Your guide to understanding ironic misandry

Don't we all?

Don't we all?

Whenever feminists try to discuss issues pertaining to violence against women, oppression and outright misogyny, we're often met with tedious 'whataboutery' and 'not all men' responses from people who find it uncomfortable to have their privilege reflected back at them and critiqued. But there's a special breed of person known as a Men's Rights Activist (or MRA) who likes to go one step further. These people like to talk about something called 'misandry', which translates to the not-technically-made-up-but-completely-powerless 'hatred of men'. MRAs will have you believe that misandry is:

a) rampant within the feminist community and

b) capable of causing equal if not greater harm to men than millennia of oppression and disadvantage could ever possibly do to women.

Anyone for a cup?

Anyone for a cup?

Yes, the curious logic of the MRA dictates that feminism and the fight for women's liberation has actually resulted in equal and opposite systemic harm being done to men. Cast even a cursory look over arguments between MRAs and feminists and you'll be treated to a laundry list of complaints - some genuine and some imagined - intended to demonstrate the heinous oppression apparently inflicted on men today. Misogyny and misandry are treated by MRAs as interchangeable things, with the latter being widely viewed as 'just as bad, if not worse'. As Newton discovered, for every action there is an equal and opposite reaction, and so it is that MRAs view the battleground of sexism. Or, as the little girl in It's A Wonderful Life might put it, everytime a bell rings, a family court judge kidnaps a man's children from him.


The spurious logic of MRAs extends even to blaming women for issues quite demonstrably connected to patriarchal expectations of men, such as the pressure to be ambitious, to succeed financially, to bury their emotions deeply and to always conform to the traditional model of the stoic, unfeminine man. Feminism seeks to dismantle the patriarchy, thus liberating both women and men from its suffocating clutches. Despite this, MRAs will exploit the inarguably tragic rate of male suicide to score points against feminists, with little to no contemplation of how feminism would be responsible for those figures or why men's loss of power is somehow felt so egregiously that it would lead to such a devastating conclusion.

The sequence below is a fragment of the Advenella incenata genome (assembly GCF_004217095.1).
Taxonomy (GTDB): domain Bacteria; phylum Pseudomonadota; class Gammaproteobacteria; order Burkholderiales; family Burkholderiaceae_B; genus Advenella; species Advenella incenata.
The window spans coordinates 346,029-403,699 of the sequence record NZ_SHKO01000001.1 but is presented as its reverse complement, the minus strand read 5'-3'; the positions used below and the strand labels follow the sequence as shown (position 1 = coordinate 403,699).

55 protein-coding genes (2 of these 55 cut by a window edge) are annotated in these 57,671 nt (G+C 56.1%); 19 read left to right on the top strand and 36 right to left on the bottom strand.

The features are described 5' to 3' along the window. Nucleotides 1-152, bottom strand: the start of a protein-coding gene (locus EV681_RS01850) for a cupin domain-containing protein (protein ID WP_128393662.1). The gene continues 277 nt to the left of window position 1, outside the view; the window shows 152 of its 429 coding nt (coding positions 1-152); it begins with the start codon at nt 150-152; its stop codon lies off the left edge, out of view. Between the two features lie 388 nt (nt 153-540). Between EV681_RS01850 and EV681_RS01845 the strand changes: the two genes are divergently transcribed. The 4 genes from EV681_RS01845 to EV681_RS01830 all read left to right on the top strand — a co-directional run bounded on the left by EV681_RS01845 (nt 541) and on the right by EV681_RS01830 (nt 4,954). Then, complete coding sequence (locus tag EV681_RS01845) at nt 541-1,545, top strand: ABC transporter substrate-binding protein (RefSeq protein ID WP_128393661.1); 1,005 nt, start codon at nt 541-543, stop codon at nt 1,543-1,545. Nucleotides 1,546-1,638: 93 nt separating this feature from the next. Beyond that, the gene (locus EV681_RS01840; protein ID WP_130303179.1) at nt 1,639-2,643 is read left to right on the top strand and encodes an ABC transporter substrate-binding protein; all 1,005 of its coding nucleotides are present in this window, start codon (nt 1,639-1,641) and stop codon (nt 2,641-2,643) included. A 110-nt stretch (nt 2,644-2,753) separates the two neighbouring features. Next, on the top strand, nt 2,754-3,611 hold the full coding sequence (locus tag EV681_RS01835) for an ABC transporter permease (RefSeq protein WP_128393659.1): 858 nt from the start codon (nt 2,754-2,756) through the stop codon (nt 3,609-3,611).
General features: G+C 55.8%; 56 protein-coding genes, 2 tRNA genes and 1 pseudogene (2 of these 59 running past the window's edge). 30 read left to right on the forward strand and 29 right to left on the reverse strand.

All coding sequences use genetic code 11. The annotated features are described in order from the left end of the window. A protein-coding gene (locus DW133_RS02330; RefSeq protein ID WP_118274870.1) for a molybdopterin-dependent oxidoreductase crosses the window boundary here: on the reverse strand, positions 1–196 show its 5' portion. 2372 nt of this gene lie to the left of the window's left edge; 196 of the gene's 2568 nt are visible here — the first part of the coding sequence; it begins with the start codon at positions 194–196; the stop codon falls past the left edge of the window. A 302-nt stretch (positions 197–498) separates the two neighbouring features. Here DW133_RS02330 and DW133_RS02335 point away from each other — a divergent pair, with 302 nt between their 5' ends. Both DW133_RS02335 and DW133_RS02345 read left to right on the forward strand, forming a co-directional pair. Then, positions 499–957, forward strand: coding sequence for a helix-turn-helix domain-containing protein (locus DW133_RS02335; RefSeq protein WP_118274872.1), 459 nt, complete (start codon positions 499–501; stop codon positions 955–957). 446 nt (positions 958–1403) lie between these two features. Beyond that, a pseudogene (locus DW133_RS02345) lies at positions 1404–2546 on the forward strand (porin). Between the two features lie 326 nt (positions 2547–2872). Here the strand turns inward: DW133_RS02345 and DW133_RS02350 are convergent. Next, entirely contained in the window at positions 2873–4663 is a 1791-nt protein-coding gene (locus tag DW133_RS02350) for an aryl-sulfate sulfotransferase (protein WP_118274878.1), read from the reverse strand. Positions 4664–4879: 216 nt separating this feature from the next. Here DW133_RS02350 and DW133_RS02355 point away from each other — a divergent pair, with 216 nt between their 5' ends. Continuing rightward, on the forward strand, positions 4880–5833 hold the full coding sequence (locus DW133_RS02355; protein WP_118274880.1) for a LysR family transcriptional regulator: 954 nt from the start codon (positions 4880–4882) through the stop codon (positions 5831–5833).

Humour is a vital tool for feminists lest we lose our marbles completely when dealing with the irrational and factually incorrect bleatings of people who, among other things, argue that sexual violence statistics have been made up by feminist run government agencies to oppress man's sexual nature. For internet feminists specifically, that has come via the use of one glorious phrase and a handful of beautiful associated memes.


Recently described in Slate as 'ironic misandry', images such as the above pillory the buffoonery of the MRA movement while giving increasingly stressed out and undermined women a means of laughing at the enemy. As Amanda Hess argues in Slate, if feminists are going to be accused of such a ridiculous practice (a retort which is fundamentally distracting and designed to undermine the work that feminists do), then we may as well enthusiastically embrace it to its full extent and "compete to push the idea of a vast, anti-man conspiracy to its most gleefully absurd limits".

If the reactions of frothing, faceless MRAs who hide behind fake avatars and even faker names are anything to go by, ironic misandry is hitting them where it hurts. Nothing disturbs a man intent on retaining male power more than a woman who first laughs at him and then demonstrates his views are unworthy of her time or attention. And from my own experience, it's interesting (while being simultaneously mind-numbingly predictable) to see how many MRAs escalate their abuse at the first sign of retaliation.

When feminist writer Jessica Valenti posted a photograph of herself frolicking on a beach draped in a jumper boasting the immortal words, "I BATHE IN MALE TEARS", it didn't take long for an army of MRAs to launch a full scale attack of insanity on her. Valenti (who almost certainly and advisedly ignored every last spittle-drenched rant) was accused of enjoying male suffering, of revelling in male suicide and the deaths of male soldiers (because it's also feminism's fault that the glorious traditions of male instigated and led wars have kept women from fighting on the front lines), of wanting to separate fathers from their children and of being generally the symbol of a movement which would gleefully castrate men en masse and force them into chain gangs to build palaces for the female rulers of the fast approaching, murderous matriarchy.

There's a generally understood rule about sensitivity in comedy, and it is that jokes must seek to kick up not down. Simply put, it is funny to make sport of the people and institutions who enjoy power and privilege in the world because they have not only the means to defend themselves but also the luxury of being rewarded simply for existing. On the other hand, it isn't funny to make sport of the people on the lowest rungs of the ladder because it's like ganging up on someone smaller than you.

The beauty of ironic misandry is not just that it acts as a release valve to increasingly frustrated feminists, it also lampoons the still prevalent stereotype of the angry, man-hating women's libber. Rather than making fun of men in a mean spirited or even damaging way, it makes fun of a group of peole whose primary issue seems to be that they're no longer allowed to do and say whatever they like to and about women. Those men cry themselves a lot of tears about it, and boy, do I enjoy bathing in them.